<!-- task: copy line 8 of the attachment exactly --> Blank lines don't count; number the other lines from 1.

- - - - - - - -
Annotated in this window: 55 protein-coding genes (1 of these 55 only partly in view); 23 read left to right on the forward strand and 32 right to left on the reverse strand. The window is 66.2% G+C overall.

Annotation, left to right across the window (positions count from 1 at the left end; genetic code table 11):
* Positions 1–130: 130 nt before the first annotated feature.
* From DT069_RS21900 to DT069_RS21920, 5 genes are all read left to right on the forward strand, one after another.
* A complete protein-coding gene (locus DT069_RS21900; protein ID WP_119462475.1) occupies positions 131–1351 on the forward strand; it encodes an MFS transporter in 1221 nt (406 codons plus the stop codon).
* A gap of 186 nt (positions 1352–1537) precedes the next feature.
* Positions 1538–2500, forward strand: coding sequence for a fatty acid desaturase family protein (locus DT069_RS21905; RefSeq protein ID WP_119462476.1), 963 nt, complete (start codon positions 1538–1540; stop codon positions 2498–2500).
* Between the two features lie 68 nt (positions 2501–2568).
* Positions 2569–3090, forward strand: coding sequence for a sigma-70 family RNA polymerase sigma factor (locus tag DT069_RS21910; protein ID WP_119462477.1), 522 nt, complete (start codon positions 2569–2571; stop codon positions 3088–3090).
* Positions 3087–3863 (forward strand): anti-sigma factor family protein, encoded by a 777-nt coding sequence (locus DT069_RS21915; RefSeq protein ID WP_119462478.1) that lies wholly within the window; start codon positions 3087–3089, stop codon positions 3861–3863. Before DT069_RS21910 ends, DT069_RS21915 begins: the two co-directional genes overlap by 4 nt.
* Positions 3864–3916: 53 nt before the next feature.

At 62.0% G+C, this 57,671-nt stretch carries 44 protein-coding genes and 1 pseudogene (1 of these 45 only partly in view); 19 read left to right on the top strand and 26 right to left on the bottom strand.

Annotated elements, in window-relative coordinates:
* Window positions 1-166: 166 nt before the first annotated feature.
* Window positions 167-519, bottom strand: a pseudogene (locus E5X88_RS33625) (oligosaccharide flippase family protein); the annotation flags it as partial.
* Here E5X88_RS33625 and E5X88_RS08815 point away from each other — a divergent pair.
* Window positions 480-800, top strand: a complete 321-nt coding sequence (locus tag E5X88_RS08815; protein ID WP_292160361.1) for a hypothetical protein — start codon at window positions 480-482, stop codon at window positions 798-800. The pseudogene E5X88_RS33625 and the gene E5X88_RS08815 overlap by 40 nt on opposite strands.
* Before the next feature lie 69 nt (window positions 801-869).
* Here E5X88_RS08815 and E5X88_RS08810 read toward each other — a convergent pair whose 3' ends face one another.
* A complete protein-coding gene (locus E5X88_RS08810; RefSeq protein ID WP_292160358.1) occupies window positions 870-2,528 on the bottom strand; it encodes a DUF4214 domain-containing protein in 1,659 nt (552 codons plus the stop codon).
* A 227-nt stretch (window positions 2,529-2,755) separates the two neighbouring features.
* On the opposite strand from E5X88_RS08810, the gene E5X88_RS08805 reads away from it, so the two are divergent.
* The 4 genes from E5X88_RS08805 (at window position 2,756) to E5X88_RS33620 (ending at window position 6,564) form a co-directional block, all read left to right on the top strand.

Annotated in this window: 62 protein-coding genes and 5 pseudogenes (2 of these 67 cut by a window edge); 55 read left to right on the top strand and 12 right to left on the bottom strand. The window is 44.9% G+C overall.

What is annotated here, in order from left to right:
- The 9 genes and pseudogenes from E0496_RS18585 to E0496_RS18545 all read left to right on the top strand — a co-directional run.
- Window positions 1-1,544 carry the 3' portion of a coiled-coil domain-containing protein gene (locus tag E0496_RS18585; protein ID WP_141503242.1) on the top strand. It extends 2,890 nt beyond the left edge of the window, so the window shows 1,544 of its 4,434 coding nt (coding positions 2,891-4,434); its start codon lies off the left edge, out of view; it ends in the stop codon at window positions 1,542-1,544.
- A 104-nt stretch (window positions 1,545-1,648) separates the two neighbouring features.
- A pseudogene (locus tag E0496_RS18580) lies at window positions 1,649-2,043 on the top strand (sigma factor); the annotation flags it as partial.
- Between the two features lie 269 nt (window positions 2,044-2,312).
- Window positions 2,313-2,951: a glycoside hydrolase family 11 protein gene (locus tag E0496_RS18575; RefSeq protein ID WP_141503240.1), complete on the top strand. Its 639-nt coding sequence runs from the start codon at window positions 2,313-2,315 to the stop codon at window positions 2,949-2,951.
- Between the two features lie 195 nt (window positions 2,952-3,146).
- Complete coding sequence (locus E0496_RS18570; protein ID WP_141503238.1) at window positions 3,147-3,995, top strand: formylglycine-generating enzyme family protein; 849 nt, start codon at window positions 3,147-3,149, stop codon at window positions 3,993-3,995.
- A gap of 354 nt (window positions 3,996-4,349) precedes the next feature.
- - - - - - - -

* Between the two features lie 68 nt (positions 2501–2568).